We all have to locate God in the world. Do we see him as something outside of us, omnipotent and perfect? Do we look in the nature around us, trees and oceans?
I believe in a crowdsourced God.
She is a creation of humans, God as we see her, not a singular we, but a we of human communities who through time and culture have built up an image of who we know God to be in our life. My Joseph Campbell biased view looks for the shadow of God in the stories humans have always told about creation, values, ethics and how to do the work.
God is seen through the one human nature we all share, across the lifetimes of people who needed divine inspiration and power, finding it in a way that transformed their choices and their lives, seeking everyday to do the work of becoming more enlightened, more divine, more compassionate, more close to the Godlike.
The Chinese born parents of ShamanGal appreciate what I say to their American daughter because it sounds so much like the ancient Chinese wisdom they grew up with, only in new language, Crowdsourced God.
This week I have also reached out to people who identify as transgender activists, trying to help them do the work of seeing in a bigger way. I have gotten back fury and vengeance, attempts to silence me as a despicable hater, a heretic and apostate.
They want a god of belief, not of work, want the world to value their still open wounds kept fresh under cherished armour. Suggesting that it is healing, transformation and transcendence that really should be valued, the work of opening to love, feels like someone is just baiting them again, poking the old wounds which are the basis of identity.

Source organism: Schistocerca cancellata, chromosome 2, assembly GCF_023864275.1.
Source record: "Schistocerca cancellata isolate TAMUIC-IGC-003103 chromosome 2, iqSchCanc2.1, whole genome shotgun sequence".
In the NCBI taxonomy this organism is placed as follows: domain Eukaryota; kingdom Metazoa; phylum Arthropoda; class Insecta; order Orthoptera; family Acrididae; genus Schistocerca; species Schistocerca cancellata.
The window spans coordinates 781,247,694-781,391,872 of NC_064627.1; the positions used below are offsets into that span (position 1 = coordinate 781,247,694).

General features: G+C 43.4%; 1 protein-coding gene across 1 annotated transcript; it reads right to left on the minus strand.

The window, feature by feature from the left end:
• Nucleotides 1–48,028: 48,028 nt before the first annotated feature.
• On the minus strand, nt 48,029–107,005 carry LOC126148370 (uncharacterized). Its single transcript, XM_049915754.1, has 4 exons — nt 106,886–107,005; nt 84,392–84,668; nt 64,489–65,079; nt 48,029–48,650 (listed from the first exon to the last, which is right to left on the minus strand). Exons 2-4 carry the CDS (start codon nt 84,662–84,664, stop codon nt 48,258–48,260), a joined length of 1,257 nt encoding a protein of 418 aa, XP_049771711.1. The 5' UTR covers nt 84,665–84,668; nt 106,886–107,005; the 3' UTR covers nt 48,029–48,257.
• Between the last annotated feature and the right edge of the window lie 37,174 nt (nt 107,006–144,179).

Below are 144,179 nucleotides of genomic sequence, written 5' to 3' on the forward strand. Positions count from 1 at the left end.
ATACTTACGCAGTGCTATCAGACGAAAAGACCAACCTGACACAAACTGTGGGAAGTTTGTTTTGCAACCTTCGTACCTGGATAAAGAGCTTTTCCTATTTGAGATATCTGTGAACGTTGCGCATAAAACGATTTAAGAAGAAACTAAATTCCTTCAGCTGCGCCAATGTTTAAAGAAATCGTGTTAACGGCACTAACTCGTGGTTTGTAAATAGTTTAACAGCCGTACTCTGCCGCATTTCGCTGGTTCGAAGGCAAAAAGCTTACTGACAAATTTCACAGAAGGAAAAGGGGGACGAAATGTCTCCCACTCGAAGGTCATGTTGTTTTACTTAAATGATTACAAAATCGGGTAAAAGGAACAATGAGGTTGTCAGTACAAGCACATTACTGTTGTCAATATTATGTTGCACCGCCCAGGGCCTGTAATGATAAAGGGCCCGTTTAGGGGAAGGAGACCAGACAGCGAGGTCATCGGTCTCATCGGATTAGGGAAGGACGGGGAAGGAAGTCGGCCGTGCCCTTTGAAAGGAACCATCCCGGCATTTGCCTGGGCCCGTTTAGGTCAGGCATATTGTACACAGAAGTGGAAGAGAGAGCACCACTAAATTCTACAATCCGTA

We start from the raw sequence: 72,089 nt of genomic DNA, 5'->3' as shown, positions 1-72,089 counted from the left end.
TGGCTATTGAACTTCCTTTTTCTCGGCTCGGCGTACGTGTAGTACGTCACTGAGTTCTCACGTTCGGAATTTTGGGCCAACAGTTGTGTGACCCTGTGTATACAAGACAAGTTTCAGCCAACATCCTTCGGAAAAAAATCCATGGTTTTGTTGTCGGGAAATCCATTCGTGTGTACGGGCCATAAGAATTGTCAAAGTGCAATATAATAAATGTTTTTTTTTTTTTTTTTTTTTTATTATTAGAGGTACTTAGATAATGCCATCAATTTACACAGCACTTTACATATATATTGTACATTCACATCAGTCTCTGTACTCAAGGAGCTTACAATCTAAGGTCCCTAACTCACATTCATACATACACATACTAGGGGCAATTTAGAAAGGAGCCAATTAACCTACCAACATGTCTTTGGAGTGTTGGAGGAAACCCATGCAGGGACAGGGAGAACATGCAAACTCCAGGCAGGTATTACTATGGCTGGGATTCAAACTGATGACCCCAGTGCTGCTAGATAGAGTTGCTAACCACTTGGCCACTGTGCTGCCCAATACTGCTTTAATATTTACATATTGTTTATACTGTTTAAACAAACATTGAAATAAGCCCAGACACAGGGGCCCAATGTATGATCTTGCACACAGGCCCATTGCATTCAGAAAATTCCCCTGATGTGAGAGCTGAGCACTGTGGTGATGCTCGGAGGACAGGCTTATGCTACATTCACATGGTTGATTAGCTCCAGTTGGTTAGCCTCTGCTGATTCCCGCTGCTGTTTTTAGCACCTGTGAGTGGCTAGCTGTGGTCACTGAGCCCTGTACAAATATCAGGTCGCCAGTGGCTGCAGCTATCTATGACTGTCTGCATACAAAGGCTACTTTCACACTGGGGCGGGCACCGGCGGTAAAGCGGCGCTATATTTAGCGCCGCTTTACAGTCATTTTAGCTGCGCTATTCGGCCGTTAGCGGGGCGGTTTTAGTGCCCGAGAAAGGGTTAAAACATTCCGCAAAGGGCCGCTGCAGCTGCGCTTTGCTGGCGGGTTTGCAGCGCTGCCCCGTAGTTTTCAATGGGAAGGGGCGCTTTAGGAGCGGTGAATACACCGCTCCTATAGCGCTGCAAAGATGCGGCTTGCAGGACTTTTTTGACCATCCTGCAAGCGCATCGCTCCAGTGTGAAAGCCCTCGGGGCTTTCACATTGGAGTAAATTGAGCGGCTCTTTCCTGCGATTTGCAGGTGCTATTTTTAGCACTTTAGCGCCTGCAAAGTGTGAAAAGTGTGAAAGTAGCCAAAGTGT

The world needs to change to respect their victimhood, rather than having their healing lead the way to change across culture.
Ms. Kopp reports feeling blessed that God kept sending members of her target audience to rehearse on, other Christian women whose strong belief did not save them from addiction, but who were finding salvation through doing the work of recovery, the work of living in agape, in love.
This is the move between listening to preachy preachers, who speak for separation & fear, telling you how they have it wrong and listening to teachy preachers who speak for connection & love, telling you how to do the work.